Because we know you have busy lives (along with a lot of basketball to watch) we have condensed for you some of our favorite posts from the first two weeks of March.

In this installment, we look at the impact that the iPad 3 will have on medicine, ways for you to take an idea for a healthcare app and turn it into reality, the first objective evidence evaluating the impact of tablets in the hospital, the crossroads of social media and adverse drug effects, and ways virtual care is impacting healthcare today.

5 steps to making your medical app idea a reality

This insightful article from guest columnist Craig Monsen, MS, goes over the basic tenets of how to transform your healthcare related app idea into a fully functional iPhone/Android app.

This first part of the series goes over things like programming languages, meeting the right people, and having the tenacity to push forward.  Curious about how you can design an app?

Check out the full article for more info.

Five reasons the new Apple iPad will help physicians

Unless you have been living under a rock, you are invariably aware that a new version of Apple’s iPad has been released.

This third-generation model brings an improved, HD, screen which promises to further immerse the user in the apple experience. This has major implications for the healthcare industry, and in this article we discuss all the potential.

If you want to see how the convergence of technology and healthcare is occurring, check out our full coverage.

The new iPad’s inclusion of Bluetooth 4.0 position it to be your mobile health hub

There certainly isn’t a shortage of new exciting features added to the new iPad, and one of the key features is the inclusion of Bluetooth 4.0.

This in-depth article discusses how the new Bluetooth standard has implications for connected medical devices and utilizes low-power technology, which should increase gains in battery efficiency among devices.

To find out more about this exciting technology, see our full analysis.

What are the legal implications when adverse drug effects surface on social media ?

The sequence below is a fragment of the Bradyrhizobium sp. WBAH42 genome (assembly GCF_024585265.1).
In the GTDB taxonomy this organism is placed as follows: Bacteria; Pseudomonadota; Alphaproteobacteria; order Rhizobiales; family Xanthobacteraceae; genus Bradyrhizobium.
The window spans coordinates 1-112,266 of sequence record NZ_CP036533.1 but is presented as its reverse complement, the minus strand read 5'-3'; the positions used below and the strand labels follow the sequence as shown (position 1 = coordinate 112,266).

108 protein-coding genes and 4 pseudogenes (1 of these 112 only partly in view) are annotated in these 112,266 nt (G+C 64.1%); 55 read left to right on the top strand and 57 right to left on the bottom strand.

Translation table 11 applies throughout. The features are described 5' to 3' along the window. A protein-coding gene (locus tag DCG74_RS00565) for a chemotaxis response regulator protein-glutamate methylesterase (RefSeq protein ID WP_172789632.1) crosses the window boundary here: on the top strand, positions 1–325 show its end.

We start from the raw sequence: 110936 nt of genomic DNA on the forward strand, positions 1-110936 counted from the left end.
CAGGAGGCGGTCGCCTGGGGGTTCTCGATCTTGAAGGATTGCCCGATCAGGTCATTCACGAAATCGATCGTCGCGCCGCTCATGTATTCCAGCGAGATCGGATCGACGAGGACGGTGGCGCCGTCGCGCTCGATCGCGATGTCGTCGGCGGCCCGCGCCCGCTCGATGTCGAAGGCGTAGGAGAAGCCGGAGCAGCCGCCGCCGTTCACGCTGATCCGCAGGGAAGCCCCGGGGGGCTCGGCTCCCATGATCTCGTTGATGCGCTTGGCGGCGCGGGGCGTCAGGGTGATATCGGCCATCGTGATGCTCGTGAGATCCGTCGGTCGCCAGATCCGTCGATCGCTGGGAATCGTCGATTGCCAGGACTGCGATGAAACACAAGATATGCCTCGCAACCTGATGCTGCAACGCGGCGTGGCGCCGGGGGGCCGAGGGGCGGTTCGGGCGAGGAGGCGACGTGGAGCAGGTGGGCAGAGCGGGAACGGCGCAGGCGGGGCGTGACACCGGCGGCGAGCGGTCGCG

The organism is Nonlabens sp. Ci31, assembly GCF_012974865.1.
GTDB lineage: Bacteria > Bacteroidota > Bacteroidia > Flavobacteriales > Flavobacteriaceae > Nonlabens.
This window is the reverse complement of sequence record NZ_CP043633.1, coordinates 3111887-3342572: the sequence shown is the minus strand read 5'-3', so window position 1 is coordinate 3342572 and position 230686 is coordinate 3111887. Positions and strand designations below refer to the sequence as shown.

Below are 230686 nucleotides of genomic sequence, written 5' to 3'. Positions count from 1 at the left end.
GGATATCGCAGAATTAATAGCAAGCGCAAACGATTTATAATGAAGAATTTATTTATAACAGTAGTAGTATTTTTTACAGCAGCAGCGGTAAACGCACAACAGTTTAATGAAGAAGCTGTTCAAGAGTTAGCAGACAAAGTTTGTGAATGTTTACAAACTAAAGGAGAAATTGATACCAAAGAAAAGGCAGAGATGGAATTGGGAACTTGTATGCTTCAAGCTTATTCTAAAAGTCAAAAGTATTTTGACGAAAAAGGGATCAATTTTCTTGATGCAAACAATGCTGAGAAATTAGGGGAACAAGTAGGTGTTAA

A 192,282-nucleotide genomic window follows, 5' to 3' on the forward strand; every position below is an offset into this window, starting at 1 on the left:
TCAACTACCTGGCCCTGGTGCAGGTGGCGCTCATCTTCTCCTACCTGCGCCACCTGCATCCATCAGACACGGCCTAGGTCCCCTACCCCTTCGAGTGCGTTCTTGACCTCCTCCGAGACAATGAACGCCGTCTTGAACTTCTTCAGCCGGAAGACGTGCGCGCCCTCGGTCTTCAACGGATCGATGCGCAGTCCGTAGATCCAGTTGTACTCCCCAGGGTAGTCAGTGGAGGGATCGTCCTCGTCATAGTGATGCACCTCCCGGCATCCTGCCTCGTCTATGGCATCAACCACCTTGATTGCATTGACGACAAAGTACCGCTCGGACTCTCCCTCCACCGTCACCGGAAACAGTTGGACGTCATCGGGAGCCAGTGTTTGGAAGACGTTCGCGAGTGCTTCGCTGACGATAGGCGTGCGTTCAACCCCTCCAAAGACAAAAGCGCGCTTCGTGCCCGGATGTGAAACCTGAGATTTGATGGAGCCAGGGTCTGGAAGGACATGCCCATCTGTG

The healthcare field is fraught with subtitles and nuances that they busy clinician must navigate through daily, and it only gets messier when you start talking social media.

In this interesting article by Dr. Josheph McMenamin, we examine the legal and social implications of social media combined with the constructs of pharmaceutical companies. What do these companies do when they learn about adverse drug effects through social media like Facebook and Twitter? To be part of this ongoing discussion, check out our post.

University of Chicago study demonstrates efficiency gains from using iPads in medicine

Dr. Satish Misra previously wrote about the experience at Johns Hopkins of deploying iPads to clinical staff.

Here he discusses how the University of Chicago, one of the earliest institutions with a large scale tablet program, published the findings of a study to demonstrate, in more concrete terms, the efficiency gains associated with tablets.

Curious as to what the conclusions were? Find out more here.

How Virtual Care is transforming healthcare

Finally, Robert L. Smith MD, MS is a guest columnist who discussed the merits of virtual care in a recent article.

With the new communication tools available – Skype, Vidyo, GoToMeeting to start – its finally time for medicine to catch up. Here, Dr. Smith describes how they can be used as an acceptable way to manage patient care, not to mention the huge cost savings that can result from using it.

We look at the various technologies that are available and give our opinion on the matter. To discover what we think and to form your own opinion, check out the full article.